The Quest for Illegitimate Religious Certainty (Clark)

Sometimes Reformed churches and Reformed Christians mix up essential and non-essential religious beliefs and practices. For example, some people are certain that Scripture is without error and they are certain that their favorite translation of the Bible is only true translation. Others are certain that Adam was a historical person and they are certain that their view of “biblical masculinity” is the true view. In these examples, the essential religious truths (Scripture is without error and Adam is a historical person) are mixed with non-essential beliefs (the only true translation of Scripture and the view of “biblical masculinity.”). These are just two examples of confusing essential truths with non-essential beliefs or opinions.

Speaking of this tendency, Scott Clark calls it the “Quest for Illegitimate Religious Certainty.” This is a very helpful category that goes hand in hand with the “Quest for Illegitimate Religious Experience.” Here’s how Clark introduces these topics near the opening of his book, Recovering the Reformed Confession:

In 1844, upon being made professor in the seminary of the Reformed Churches in the United States, Phillip Schaff gave his inaugural address…published the next year as “The Principle of Protestantism.” He argued that American religion was infected with two diseases: “Rationalism and sectarism then are the most dangerous enemies of our church at the present time. They are both but different sides of the one and the same principle – a one-sided false subjectivity, sundered from the authority of the objective. Rationalism is theoretic sectarism; sectarism is practical rationalism.” In the century and a half since Schaff issued this warning these two diseases have continued to afflict the Reformed churches.

What Schaff called rationalism we will call the Quest for Illegitimate Religious Certainty or QIRC, that is, the quest to know what God knows, the way he knows it. This quest often manifests itself in the attempt to find certainty on issues that are not of the esse (being) or even of the bene esse (well-being) of the Reformed confession. For those on this quest, what matters more than finding the truth or getting it right is being right. According to QIRC, there is no distinction between essential and nonessential doctrines or practices, since QIRC renders them all equally important.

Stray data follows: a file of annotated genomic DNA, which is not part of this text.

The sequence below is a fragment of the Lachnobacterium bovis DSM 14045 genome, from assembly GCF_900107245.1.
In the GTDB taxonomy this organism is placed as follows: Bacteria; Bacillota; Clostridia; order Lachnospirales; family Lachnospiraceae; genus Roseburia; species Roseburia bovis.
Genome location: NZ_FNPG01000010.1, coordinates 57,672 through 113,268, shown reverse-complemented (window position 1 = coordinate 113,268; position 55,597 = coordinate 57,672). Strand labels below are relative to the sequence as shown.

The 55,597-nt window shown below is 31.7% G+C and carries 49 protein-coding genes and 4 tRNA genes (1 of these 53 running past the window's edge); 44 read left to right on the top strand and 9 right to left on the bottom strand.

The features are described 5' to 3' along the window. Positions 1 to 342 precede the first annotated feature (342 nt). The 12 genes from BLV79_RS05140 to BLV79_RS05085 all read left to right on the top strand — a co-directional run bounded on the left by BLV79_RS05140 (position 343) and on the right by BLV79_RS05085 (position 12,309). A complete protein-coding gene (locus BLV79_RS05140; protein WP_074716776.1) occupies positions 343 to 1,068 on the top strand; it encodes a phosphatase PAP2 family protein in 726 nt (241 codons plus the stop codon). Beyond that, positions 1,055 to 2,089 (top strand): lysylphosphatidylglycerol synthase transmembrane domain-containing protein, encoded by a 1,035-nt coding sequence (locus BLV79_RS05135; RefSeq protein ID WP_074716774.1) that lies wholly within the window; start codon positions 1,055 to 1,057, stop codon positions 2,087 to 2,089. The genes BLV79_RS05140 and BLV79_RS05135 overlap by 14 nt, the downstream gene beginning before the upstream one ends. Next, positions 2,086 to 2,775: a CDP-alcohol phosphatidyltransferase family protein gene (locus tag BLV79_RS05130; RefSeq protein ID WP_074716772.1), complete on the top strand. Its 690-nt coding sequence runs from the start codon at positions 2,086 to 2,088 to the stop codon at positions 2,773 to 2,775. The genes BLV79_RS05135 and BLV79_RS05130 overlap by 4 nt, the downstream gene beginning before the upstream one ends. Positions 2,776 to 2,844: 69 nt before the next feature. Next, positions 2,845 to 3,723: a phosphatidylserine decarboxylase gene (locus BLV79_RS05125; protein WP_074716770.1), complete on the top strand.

What Schaff called “sectarism” may also be described as the Quest for Illegitimate Religious Experience, or QIRE. This is the pursuit of the immediate experience of God without the means of grace (i.e., the preaching of the gospel and the sacraments). It is the attempt to experiencey him in a way that he has not ordained, and more specifically, to experience him in a way that we do not confess. The first half of this work sketches the nature of the QIRC and QIRE, offers examples of both in the Reformed Churches, and finally offers criticisms of both.

As I mentioned, these are helpful categories. I think Schaff and Clark make some excellent points on these issues. One other aspect of this discussion – especially the QIRC – is the disease of biblicism in Christian thinking and practice. But that’s the topic of a different post! For now, check out this resource: Recovering the Reformed Confession by Scott Clark.

Shane Lems
Covenant Presbyterian Church (OPC)
Hammond, WI, 54015

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